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The Harms That Drinkers Cause: Regional Variations Within Countries

Publikation: Bidrag til tidsskrift/Konferencebidrag i tidsskrift /Bidrag til avisTidsskriftartikelForskningpeer review

DOI

  • Richard W Wilsnack, University of North Dakota School of Medicine and Health Sciences, Grand Forks, North Dakota, USA.
  • ,
  • Arlinda F Kristjanson, University of North Dakota School of Medicine and Health Sciences, Grand Forks, North Dakota, USA.
  • ,
  • Sharon C Wilsnack, University of North Dakota School of Medicine and Health Sciences, Grand Forks, North Dakota, USA.
  • ,
  • Kim Bloomfield
  • Ulrike Grittner, Institute of Biometry and Clinical Epidemiology, Charité - Universitätsmedizin Berlin, Germany
  • ,
  • Ross D Crosby, The Neuropsychiatric Research Institute, Fargo, North Dakota, USA.

Aims: Multinational studies of drinking and the harms it may cause typically treat countries as homogeneous. Neglecting variation within countries may lead to inaccurate conclusions about drinking behavior, and particularly about harms drinking causes for people other than the drinkers. This study is the first to examine whether drinkers' self-reported harms to others from drinking vary regionally within multiple countries.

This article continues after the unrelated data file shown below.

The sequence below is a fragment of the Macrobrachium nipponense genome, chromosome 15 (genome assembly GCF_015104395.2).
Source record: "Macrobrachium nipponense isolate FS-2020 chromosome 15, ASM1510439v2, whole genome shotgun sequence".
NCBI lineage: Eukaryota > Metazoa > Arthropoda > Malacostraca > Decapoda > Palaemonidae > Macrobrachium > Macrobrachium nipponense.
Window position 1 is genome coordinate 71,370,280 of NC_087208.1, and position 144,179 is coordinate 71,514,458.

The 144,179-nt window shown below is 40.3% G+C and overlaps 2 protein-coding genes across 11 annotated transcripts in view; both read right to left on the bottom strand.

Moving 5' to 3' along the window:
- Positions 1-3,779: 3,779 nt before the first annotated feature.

Design Setting and Participants: Analyses draw on survey data from 12,356 drinkers in 46 regions (governmental subunits) within 10 countries, collected as part of the GENACIS project (Wilsnack et al., 2009).

Measures: Drinkers reported on eight harms they may have caused others in the past 12 months because of their drinking. The likelihood of reporting one or more of these eight harms was evaluated by multilevel modeling (respondents nested within regions nested within countries), estimating random effects of country and region and fixed effects of gender, age, and regional prevalence of drinking.

Findings: Reports of causing one or more drinking-related harms to others differed significantly by gender and age (but not by regional prevalence of drinking), but also differed significantly by regions within countries.

Conclusions: National and multinational evaluations of adverse effects of drinking on persons other than the drinkers should give more attention to how those effects may vary regionally within countries.

OriginalsprogEngelsk
TidsskriftInternational Journal on Alcohol and Drug Research
Vol/bind7
Nummer2
Sider (fra-til)30-36
Antal sider7
ISSN1925-7066
DOI
StatusUdgivet - 2018

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